Eating Healthy

There are an endless amount of things to consider when you start looking at eating healthily. Everyone is different and everyone needs to consider different things when you want to start eating better and doing good things for your body.

There’s also a lot to learn about nutrition and the like, so it’s going to be an ongoing process that will take months or maybe even years to get right. Hopefully, this page will offer you just a little insight into what you can do to start eating a little bit healthier and doing the right things for your body.

What is Nutrition?

Nutrition is what is needed to make the process of surviving and being alive possible. IT’s all about obtaining the necessary food, vitamins and minerals for being healthy and healthy growth. Put simply, it’s the food and drink that we consume that gives us the energy to survive and thrive.,

You need to know a little about your body’s dietary needs in order to learn about what nutrition it is that you need to survive. Finding out what you lack and what you need is essential for establishing what it is you need to eat to rectify your weaknesses and b as strong as you can be. Poor nutrition is bad and can reduce your immune system, impact your weight and halt your development both physical and mental.

Understanding Food Labels

Nutrition labels are really important when beginning your nutritional journey, reading and understanding these are the key to making smart decisions for you and your family. In the UK it is the law to have this clearly displayed on the packaging. So what does it all mean?

The label will break down the food/drink into the main nutrition categories: energy, fat (saturates), Carbohydrate (sugars), fibre, protein and salt. Usually, the packet will then break the contents down into 100g, one portion and the whole pack, stating how much of each nutrient is in all three measurements, with the recommended daily amount next to it for reference (more on that shortly).

Working out if any of these measurements are good for you is the tricky part. Luckily there is a reference for what sort of amounts are good/bad.

recipes learn nutrition guide

Total fat

High: >17.5g per 100g

Low: <3g per 100g

Saturated Fat

High: >5g per 100g
Low: <1.5g per 100g

High: >22.5g per 100g
Low: <5g per 100g

High: >1.5g100g (or 0.6g sodium)
Low: <0.3g 100g (or 0.1g sodium)

Recommended Daily Amounts

These are the suggested guidelines for how much of everything you should be ingesting on a day to day basis. It’s the recommended amount for the average, healthy adult. But, like I’ve said before, it should just be a starting point as everyone is different and each person needs varying amount of each depending on their personal needs and any health goals they are reaching for.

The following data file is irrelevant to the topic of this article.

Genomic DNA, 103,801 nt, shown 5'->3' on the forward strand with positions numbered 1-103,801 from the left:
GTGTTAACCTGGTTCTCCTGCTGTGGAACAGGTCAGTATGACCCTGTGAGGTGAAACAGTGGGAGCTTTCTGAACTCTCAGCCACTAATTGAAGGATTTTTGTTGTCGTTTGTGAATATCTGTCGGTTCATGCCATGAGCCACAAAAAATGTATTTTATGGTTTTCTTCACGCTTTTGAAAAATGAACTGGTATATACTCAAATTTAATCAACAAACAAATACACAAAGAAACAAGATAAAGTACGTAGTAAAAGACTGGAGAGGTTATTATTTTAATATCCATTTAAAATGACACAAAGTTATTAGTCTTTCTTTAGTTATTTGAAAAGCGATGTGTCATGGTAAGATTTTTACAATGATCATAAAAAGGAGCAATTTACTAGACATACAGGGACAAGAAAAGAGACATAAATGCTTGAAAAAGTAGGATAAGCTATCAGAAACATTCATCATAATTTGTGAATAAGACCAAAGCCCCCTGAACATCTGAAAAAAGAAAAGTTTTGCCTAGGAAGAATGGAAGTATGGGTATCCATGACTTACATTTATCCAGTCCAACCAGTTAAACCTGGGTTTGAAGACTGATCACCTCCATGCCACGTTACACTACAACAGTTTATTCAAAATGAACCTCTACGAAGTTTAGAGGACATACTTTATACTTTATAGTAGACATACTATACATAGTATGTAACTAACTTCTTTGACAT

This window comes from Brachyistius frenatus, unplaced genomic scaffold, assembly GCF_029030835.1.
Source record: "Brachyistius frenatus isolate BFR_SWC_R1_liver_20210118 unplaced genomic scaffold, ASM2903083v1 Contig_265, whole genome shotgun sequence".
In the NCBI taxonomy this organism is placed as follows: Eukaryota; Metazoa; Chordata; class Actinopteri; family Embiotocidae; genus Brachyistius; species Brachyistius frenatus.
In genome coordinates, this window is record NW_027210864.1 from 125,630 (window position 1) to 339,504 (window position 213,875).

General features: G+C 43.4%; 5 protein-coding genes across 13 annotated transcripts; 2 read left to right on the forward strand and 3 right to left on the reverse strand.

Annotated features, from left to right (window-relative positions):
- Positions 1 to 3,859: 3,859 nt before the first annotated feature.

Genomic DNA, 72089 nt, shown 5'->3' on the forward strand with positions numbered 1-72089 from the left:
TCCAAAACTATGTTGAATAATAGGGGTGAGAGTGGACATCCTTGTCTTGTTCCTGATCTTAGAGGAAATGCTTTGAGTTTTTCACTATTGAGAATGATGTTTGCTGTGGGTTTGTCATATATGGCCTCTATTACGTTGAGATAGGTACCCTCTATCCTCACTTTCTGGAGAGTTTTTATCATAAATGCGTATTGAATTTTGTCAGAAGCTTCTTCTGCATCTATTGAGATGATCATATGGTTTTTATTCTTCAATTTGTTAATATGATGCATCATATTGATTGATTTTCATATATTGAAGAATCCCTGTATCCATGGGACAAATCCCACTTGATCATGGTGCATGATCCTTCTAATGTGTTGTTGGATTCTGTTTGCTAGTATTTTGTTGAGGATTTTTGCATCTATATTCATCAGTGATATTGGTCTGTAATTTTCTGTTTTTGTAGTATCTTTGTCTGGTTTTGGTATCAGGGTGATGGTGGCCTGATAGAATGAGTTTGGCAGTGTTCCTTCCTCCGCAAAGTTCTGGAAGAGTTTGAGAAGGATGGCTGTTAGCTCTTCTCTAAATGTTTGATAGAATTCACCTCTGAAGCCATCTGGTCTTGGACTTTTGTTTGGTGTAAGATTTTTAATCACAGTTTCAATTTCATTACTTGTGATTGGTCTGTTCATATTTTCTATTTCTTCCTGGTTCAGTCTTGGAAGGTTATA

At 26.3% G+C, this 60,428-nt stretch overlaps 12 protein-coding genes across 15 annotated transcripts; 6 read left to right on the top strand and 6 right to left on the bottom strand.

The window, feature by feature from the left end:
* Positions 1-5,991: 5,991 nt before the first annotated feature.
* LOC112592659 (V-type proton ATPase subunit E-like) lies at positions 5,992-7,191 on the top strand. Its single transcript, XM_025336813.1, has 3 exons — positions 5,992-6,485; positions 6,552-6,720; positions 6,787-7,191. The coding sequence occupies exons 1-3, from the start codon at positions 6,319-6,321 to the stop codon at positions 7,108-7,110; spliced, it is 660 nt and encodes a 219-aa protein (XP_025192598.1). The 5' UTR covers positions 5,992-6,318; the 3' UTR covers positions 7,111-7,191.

Experiment a bit with the values and see if there is a difference when you have different amounts of different nutrients.

Here is the general table just for reference, but remember, it is just for ‘reference’.

Reference Intake

Dietician V Nutritionist

This can be a very confusing issue for some people, so it is important to remember to always ask your doctor for help if you want a health professional to give advice on your diet and food intake options.

Simply put, dieticians are the only nutritional professionals to be regulated by law – meaning they need qualifications and experience and are governed by a specific code of ethics. Their title is protected by law and they need a bare minimum of a Bachelors of Science with honours in Dietetics. Dieticians work in the NHS or in private clinical, they are health professionals and are always up to date with the most recent medical information regarding nutrition.

Nutritionists differ in the sense that anyone can call themselves a nutritionist. That’s not to say that you should steer clear of nutritionists altogether – look for ones on the UK Voluntary Registry of Nutritionists, these are registered nutritionists and have some authority of diet and healthy eating. Nutritionists tend to work in non-clinical settings such as within the government, in the food industry and in the sports and exercise industries.

Important Facts

  1. Added sugars is bad

If sugar has to be added to food, then it is not supposed to be there. Added sugar such as sucrose and high fructose corn syrup is just empty calories. There are no nutrients of value in added sugar and what’s more, it’s a leading cause of obesity, cardiovascular disease and type II diabetes.

  1. You don’t need to eat every 2-3 hours

Just eat when you’re hungry and make sure it’s nutritious! There’s no evidence that eating little and often is in any way better for you.

  1. Low fat does not equal healthy

Low fat foods that are supposed to contain fat taste bad, so manufacturers add lots of sugar to them. They’re not ‘bad’ for you, but they’re definitely not the better option.

  1. Eat carbs after working out

Don’t be scared of carbohydrates, they are a great source of energy for the body. When you work out your body needs to refuel to make up for the energy spent, carbohydrates are needed to provide that energy that has been lost. Similarly, it’s better to eat sugar BEFORE working out. The burst of energy it gives you will be good for the energy needed and if you eat it after, the body will just turn it straight back in to fat.

  1. Unprocessed food is the healthiest food

When food is processed, nutrients are removed and harmful ingredients are often added. Try to get food from the source and avoid food in a tin or food that has serious packaging.